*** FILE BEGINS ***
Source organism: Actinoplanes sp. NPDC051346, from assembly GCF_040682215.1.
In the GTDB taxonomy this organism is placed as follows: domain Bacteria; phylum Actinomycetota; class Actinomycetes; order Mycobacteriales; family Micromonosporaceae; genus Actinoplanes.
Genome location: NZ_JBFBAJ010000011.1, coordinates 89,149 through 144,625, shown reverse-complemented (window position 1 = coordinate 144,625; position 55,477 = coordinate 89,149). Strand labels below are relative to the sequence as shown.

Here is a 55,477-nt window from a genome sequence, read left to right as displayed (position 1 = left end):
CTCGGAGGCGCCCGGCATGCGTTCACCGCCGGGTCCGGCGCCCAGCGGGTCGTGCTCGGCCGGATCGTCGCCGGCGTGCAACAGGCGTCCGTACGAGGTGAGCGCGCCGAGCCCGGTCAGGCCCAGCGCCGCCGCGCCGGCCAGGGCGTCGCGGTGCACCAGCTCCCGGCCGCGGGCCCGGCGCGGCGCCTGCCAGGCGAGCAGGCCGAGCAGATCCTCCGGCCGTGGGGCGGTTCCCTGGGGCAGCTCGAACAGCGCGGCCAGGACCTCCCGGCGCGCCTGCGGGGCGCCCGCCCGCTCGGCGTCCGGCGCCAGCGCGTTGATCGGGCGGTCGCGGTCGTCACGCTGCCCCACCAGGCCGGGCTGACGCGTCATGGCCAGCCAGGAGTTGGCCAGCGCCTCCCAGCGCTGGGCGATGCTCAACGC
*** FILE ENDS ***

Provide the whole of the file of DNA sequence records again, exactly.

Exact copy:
Source organism: Actinoplanes sp. NPDC051346, from assembly GCF_040682215.1.
In the GTDB taxonomy this organism is placed as follows: domain Bacteria; phylum Actinomycetota; class Actinomycetes; order Mycobacteriales; family Micromonosporaceae; genus Actinoplanes.
Genome location: NZ_JBFBAJ010000011.1, coordinates 89,149 through 144,625, shown reverse-complemented (window position 1 = coordinate 144,625; position 55,477 = coordinate 89,149). Strand labels below are relative to the sequence as shown.

Here is a 55,477-nt window from a genome sequence, read left to right as displayed (position 1 = left end):
CTCGGAGGCGCCCGGCATGCGTTCACCGCCGGGTCCGGCGCCCAGCGGGTCGTGCTCGGCCGGATCGTCGCCGGCGTGCAACAGGCGTCCGTACGAGGTGAGCGCGCCGAGCCCGGTCAGGCCCAGCGCCGCCGCGCCGGCCAGGGCGTCGCGGTGCACCAGCTCCCGGCCGCGGGCCCGGCGCGGCGCCTGCCAGGCGAGCAGGCCGAGCAGATCCTCCGGCCGTGGGGCGGTTCCCTGGGGCAGCTCGAACAGCGCGGCCAGGACCTCCCGGCGCGCCTGCGGGGCGCCCGCCCGCTCGGCGTCCGGCGCCAGCGCGTTGATCGGGCGGTCGCGGTCGTCACGCTGCCCCACCAGGCCGGGCTGACGCGTCATGGCCAGCCAGGAGTTGGCCAGCGCCTCCCAGCGCTGGGCGATGCTCAACGC